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Charles Jones, Plaintiff-Appellant, the v. Riese Organization

New York Supreme and/or Appellate Courts Appellate Division, First Department


March 29, 2012

CHARLES JONES, PLAINTIFF-APPELLANT, THE
v.
RIESE ORGANIZATION, ETC., ET AL., DEFENDANTS-RESPONDENTS.

Jones v Riese Org.

Published by New York State Law Reporting Bureau pursuant to Judiciary Law § 431.

This opinion is uncorrected and subject to revision before publication in the Official Reports.

Decided on March 29, 2012 Mazzarelli, J.P., Andrias, Moskowitz, Acosta, Abdus-Salaam, JJ.

Order, Supreme Court, New York County (Jane S. Solomon, J.), entered September 16, 2010, which, insofar as appealed from as limited by the briefs, granted defendants' motions to dismiss the complaint, and denied plaintiff's motion for a preliminary injunction and a temporary restraining order, unanimously affirmed, without costs.

Plaintiff's current claim that ongoing emissions from a vertical exhaust flue outside his eighth-story window aggravated his pre-existing respiratory condition is time-barred (see CPLR 214[5]; 214-c[2]). Plaintiff contends that he first learned of the latent effects of exposure to the flue emissions in 2008. However, he alleged a health hazard related to this flue, which has operated continuously since 1990, in an action brought against these defendants and others in 2003. The current claim is also barred by the doctrine of res judicata, since all claims asserted against defendant Riese Organization in the 2003 action were dismissed on statute of limitations grounds in a December 2005 order that, contrary to plaintiff's contention, finally disposed of these claims (see Burke v Crosson, 85 NY2d 10, 15 [1995]; Smith v Russell Sage Coll., 54 NY2d 185, 194 [1981]), and the claim could have been, although it was not, raised against the remaining defendants in the 2003 action (see Matter of Hunter, 4 NY3d 260, 269 [2005]).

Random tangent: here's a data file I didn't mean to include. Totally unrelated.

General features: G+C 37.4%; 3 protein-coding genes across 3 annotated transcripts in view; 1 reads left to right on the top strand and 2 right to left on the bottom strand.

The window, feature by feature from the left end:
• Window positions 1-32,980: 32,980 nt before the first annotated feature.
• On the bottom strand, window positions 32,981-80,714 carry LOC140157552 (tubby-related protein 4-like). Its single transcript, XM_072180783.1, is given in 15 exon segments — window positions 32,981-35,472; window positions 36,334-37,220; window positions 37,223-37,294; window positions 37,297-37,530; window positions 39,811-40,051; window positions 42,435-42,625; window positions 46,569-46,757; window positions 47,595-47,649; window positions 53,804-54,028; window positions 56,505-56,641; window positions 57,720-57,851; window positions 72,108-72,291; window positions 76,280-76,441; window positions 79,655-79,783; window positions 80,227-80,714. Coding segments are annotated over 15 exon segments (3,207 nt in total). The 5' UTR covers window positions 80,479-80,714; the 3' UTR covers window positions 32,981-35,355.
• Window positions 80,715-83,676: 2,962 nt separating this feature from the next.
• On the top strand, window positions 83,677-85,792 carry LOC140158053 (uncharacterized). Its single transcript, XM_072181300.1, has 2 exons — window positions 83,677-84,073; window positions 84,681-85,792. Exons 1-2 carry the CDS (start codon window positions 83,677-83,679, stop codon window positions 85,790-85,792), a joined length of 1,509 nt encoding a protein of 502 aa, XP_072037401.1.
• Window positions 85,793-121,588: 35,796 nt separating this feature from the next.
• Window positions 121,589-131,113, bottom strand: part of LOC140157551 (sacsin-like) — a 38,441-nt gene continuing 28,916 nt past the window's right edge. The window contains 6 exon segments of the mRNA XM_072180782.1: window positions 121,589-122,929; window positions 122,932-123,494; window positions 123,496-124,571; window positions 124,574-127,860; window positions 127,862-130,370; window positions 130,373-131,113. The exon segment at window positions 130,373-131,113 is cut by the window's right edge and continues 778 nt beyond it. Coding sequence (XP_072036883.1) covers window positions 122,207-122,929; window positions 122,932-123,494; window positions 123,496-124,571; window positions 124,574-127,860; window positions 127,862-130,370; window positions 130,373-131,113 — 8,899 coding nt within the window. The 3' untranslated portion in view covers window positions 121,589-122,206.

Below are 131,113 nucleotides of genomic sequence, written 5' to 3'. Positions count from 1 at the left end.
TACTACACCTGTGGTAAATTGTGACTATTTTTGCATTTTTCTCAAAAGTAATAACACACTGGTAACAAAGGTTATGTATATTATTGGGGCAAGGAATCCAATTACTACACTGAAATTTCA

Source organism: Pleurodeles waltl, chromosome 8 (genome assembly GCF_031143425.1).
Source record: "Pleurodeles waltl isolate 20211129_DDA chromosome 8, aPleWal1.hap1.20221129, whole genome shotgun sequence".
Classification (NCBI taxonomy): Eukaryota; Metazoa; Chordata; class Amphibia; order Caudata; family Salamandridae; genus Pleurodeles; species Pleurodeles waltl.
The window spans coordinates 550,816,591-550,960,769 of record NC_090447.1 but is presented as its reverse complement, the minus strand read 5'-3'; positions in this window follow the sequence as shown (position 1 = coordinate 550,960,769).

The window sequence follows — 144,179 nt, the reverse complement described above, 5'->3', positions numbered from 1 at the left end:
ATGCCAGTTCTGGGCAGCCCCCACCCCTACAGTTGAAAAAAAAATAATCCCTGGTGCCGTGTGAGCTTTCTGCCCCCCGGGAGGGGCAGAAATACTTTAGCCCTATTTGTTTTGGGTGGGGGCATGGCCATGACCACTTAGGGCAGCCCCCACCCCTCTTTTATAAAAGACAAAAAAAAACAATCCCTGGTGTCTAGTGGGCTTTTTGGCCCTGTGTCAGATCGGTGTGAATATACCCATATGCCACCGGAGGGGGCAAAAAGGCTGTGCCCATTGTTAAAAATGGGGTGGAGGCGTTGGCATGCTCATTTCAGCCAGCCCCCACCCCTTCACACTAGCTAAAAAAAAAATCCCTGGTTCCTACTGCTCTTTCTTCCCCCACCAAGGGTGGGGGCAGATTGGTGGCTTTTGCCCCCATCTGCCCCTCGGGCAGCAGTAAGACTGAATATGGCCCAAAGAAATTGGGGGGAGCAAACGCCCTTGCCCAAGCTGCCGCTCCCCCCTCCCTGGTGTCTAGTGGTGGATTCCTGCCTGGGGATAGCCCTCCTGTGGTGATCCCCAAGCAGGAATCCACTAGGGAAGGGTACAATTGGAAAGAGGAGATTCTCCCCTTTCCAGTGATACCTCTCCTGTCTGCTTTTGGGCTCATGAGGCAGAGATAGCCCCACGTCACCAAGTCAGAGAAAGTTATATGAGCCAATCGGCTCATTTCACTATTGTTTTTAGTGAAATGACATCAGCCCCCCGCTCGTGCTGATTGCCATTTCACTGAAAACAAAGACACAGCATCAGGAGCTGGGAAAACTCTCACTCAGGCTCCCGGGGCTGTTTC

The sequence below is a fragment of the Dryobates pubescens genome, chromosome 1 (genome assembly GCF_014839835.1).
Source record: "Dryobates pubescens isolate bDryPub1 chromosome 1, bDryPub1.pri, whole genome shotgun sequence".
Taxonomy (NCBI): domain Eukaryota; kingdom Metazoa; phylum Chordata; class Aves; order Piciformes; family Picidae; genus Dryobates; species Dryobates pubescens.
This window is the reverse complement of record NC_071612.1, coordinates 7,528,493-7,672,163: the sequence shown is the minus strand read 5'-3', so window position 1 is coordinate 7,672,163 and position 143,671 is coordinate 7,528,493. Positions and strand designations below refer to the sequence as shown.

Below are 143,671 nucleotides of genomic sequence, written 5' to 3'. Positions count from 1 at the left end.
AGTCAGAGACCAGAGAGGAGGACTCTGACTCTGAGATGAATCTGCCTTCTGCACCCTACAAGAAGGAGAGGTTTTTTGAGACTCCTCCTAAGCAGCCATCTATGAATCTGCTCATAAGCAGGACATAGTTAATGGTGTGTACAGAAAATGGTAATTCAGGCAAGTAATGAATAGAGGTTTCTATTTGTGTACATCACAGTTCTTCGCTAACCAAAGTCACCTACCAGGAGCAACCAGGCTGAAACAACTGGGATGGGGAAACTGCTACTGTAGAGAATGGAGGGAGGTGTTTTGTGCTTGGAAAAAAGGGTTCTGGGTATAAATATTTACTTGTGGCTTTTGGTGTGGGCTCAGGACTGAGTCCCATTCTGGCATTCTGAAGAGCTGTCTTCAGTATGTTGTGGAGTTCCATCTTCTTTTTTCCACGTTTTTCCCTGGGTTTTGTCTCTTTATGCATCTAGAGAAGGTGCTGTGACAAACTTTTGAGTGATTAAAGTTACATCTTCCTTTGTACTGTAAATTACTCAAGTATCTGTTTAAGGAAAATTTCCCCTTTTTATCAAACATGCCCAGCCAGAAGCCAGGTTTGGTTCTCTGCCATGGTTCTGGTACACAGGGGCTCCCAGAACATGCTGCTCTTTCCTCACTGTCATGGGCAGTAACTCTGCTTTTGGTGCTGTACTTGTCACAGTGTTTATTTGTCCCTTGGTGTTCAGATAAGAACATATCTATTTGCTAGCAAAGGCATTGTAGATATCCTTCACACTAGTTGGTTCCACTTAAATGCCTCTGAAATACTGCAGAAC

Plaintiff's claims against the condominium boards for breach of fiduciary duty and negligence are time-barred since the allegations in the complaint establish that they accrued no later than 1990 (see CPLR 214[4], [5]; Yatter v Morris Agency, 256 AD2d 260, 261 [1998]). The claims of breach of fiduciary duty are also barred by the doctrine of res judicata, since they arise from the transactions underlying the 2003 complaint and were dismissed, with prejudice, pursuant to so-ordered stipulations that settled and discontinued that action and a 2005 action (see e.g. Fifty CPW Tenants Corp. v Epstein, 16 AD3d 292, 294 [2005]; Matter of Hofmann, 287 AD2d 119, 123 [2001]).

Similarly, the cause of action for an injunction against ongoing emissions from the flue is barred by the doctrine of res judicata. In any event, plaintiff has not established a likelihood of success on the merits, irreparable harm, or that a balance of the equities tips in his favor (see Nobu Next Door, LLC v Fine Arts Hous., Inc., 4 NY3d 839 [2005]). The flue was formally authorized by the condominium boards and had operated uninterrupted for 20 years, and there is no evidence that any other unit owners had complained about it. In addition, there is no medical evidence in the record on this appeal or in the records of the prior actions that supports plaintiff's contention that his respiratory condition is attributable to the flue emissions.

THIS CONSTITUTES THE DECISION AND ORDER OF THE SUPREME COURT, APPELLATE DIVISION, FIRST DEPARTMENT.

ENTERED: MARCH 29, 2012

CLERK

20120329

© 1992-2012 VersusLaw Inc.



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